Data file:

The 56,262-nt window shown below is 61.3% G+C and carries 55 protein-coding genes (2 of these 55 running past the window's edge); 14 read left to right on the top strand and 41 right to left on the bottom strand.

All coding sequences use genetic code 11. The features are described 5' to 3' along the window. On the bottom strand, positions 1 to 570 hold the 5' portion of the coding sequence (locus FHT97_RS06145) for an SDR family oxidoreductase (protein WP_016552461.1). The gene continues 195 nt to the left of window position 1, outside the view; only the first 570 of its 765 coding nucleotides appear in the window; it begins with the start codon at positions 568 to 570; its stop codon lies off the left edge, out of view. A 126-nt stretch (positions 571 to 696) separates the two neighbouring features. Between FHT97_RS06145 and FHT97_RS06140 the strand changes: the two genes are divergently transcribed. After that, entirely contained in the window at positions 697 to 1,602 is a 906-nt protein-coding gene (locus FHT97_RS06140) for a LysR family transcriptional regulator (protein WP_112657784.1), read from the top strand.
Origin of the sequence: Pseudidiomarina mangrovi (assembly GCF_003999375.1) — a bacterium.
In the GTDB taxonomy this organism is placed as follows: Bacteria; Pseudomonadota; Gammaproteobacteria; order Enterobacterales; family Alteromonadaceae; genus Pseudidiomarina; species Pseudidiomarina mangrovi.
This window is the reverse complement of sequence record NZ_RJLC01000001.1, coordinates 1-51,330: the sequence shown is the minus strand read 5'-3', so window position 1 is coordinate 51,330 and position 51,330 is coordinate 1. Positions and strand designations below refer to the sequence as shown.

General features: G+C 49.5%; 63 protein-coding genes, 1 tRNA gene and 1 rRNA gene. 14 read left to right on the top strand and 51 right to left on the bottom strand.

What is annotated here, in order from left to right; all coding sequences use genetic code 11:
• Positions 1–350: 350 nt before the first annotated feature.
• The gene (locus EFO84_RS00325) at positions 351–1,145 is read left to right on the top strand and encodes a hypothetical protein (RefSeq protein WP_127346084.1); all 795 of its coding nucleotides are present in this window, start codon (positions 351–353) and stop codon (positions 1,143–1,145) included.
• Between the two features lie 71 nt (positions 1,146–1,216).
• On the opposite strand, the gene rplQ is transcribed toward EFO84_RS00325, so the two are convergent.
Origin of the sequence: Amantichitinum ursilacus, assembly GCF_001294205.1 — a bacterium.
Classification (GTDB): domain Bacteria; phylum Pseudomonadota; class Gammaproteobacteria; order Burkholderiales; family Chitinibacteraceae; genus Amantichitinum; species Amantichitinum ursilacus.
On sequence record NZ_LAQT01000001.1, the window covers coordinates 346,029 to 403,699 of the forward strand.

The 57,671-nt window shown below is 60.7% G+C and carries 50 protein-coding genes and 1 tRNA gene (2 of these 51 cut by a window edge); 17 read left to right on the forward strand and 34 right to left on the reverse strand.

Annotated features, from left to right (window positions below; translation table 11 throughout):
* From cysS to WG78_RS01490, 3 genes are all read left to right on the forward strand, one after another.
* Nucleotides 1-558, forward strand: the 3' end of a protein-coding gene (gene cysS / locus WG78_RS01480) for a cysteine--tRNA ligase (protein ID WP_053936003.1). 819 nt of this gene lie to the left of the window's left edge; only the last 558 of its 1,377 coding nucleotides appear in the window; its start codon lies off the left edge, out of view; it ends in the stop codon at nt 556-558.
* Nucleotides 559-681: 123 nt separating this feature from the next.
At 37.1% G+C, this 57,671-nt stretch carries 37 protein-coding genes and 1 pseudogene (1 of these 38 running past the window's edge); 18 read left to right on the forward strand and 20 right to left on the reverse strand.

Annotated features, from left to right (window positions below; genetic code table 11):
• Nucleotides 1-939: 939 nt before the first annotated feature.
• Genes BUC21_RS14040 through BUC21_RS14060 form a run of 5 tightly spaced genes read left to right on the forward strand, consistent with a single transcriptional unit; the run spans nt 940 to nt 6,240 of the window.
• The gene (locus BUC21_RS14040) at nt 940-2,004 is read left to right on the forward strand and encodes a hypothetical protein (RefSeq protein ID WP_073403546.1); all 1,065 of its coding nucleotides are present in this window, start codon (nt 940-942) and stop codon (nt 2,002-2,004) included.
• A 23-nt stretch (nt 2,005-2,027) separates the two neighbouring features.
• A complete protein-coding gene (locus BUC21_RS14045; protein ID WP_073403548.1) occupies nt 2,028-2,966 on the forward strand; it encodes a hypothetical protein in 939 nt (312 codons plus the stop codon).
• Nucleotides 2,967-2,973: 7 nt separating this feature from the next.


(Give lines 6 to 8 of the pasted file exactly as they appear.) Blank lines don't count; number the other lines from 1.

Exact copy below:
General features: G+C 49.5%; 63 protein-coding genes, 1 tRNA gene and 1 rRNA gene. 14 read left to right on the top strand and 51 right to left on the bottom strand.

What is annotated here, in order from left to right; all coding sequences use genetic code 11:
• Positions 1–350: 350 nt before the first annotated feature.